MEXICO CITY (Reuters) – Negotiations in Mexico to update NAFTA have not made much progress on tough U.S. demands that could sink the 1994 trade pact, but the current round of talks are progressing with civility, some participants said on Saturday November 18.
Officials from the United States, Canada and Mexico are meeting in Mexico City for the fifth of seven planned rounds to update the North American Free Trade Agreement, from which U.S. President Donald Trump has threatened to withdraw.
Time is running short to seal a deal by the deadline of end-March 2018. Officials say next year’s Mexican presidential election means talks after that date will not be possible.
The U.S. administration has made demands that the other members say are unacceptable, such as a five-year “sunset” clause and tightening so-called rules of origin to boost the North American content of autos.
“It is very slow moving but there are no fireworks,” said a Canadian source with knowledge of the talks, adding there had “not been much conversation at all” on the more contentious U.S. proposals.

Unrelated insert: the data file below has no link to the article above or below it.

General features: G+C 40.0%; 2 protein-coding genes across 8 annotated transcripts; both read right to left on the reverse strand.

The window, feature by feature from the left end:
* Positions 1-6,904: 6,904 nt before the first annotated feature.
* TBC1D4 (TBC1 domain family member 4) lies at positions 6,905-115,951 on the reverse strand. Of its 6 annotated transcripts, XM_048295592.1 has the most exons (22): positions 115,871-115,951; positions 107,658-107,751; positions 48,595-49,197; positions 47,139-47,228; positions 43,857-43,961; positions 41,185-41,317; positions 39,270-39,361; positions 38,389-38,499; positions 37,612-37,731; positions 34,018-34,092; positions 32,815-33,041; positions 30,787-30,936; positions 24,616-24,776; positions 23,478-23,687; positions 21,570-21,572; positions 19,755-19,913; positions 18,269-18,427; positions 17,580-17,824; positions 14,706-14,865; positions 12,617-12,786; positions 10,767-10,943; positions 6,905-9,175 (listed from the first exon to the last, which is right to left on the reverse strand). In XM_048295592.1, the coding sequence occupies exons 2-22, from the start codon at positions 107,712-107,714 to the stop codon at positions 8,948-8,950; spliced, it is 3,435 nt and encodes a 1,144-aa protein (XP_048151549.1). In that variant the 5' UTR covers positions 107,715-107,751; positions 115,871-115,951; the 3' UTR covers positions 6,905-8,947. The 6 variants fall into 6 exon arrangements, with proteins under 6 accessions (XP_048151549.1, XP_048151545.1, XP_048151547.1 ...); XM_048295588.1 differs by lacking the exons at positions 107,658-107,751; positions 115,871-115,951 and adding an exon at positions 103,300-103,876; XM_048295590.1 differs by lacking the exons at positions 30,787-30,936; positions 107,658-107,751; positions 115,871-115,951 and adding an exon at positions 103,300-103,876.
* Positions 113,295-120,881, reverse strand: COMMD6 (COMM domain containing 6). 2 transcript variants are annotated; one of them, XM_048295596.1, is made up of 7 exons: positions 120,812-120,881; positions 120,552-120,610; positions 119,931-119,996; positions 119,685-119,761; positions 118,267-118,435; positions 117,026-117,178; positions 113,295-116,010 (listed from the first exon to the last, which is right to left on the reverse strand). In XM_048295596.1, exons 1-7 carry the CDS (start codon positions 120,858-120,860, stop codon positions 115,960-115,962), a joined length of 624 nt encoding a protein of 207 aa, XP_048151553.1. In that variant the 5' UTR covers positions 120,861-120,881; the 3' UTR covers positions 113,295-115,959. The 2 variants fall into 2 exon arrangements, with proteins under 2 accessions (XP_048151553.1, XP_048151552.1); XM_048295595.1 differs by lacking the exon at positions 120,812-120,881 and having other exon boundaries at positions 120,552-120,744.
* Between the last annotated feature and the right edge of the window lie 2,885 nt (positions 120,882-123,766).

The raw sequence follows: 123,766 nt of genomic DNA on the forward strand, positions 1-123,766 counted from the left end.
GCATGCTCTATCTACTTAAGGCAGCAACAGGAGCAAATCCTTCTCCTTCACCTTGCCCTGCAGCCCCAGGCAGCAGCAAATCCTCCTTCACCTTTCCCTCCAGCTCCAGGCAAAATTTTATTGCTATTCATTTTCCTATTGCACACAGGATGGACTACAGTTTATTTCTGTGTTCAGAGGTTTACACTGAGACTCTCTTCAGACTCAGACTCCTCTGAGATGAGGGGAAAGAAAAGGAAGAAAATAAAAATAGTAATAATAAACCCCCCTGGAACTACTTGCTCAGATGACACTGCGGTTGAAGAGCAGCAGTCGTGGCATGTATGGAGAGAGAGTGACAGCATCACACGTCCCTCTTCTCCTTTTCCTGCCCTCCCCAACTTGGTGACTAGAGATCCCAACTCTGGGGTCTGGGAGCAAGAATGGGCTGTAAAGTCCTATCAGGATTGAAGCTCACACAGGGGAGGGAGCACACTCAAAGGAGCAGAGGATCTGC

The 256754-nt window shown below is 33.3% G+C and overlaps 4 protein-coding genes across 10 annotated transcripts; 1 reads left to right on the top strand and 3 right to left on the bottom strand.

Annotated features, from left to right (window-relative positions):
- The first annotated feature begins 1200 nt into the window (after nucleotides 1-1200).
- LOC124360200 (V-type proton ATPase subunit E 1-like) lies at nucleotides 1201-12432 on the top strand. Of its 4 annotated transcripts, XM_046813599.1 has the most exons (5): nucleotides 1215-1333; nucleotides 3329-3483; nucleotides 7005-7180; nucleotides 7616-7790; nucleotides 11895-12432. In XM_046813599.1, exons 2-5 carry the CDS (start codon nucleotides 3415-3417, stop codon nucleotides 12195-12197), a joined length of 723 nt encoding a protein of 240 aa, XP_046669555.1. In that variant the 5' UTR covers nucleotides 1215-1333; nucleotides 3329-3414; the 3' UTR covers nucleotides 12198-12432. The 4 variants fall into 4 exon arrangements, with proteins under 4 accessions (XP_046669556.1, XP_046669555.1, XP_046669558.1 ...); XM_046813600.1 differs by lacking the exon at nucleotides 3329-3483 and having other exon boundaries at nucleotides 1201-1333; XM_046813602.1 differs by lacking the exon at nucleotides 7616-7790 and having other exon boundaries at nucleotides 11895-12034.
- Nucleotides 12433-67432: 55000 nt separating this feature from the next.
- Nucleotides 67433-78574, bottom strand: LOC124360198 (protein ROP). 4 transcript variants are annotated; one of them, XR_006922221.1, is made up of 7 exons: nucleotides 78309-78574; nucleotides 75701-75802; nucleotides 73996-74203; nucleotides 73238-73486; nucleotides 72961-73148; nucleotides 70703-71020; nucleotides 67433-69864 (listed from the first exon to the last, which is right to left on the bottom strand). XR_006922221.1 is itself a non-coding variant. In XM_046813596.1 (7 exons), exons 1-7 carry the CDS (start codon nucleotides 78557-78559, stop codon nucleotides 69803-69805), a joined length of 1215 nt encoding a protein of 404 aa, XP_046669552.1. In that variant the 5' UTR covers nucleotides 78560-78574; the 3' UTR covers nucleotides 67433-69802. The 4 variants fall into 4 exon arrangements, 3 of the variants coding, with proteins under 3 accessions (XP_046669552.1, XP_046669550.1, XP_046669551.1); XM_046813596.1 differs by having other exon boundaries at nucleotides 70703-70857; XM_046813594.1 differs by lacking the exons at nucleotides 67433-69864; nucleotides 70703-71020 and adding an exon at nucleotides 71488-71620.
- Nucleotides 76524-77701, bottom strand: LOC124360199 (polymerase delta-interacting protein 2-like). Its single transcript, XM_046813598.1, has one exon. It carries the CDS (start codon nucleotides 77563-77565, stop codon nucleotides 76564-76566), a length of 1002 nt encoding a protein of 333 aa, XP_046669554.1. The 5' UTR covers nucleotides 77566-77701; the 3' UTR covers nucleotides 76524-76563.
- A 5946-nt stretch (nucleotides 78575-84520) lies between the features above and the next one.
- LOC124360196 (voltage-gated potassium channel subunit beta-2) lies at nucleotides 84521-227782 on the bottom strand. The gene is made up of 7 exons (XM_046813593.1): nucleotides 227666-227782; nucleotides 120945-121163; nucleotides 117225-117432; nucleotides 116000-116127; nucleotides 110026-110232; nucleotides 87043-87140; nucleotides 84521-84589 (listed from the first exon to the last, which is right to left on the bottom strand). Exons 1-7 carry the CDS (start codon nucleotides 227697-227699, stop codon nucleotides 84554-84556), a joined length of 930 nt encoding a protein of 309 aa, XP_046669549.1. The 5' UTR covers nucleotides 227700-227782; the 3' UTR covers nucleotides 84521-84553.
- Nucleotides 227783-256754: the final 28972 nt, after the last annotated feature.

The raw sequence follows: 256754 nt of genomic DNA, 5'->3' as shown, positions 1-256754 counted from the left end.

Within hours of the latest round of talks formally starting on Friday, Canada was complaining about inflexibility by the United States.
Officials have so far discussed other issues such as labor, gender, intellectual property, energy and telecommunications but it is too soon to say whether there will be any breakthroughs this round, added a source familiar with the talks.
“The work is moving forward,” Mexican deputy economy minister Juan Carlos Baker told reporters, adding that the three countries had prioritized technical work in Mexico City.
Source: Yahoo News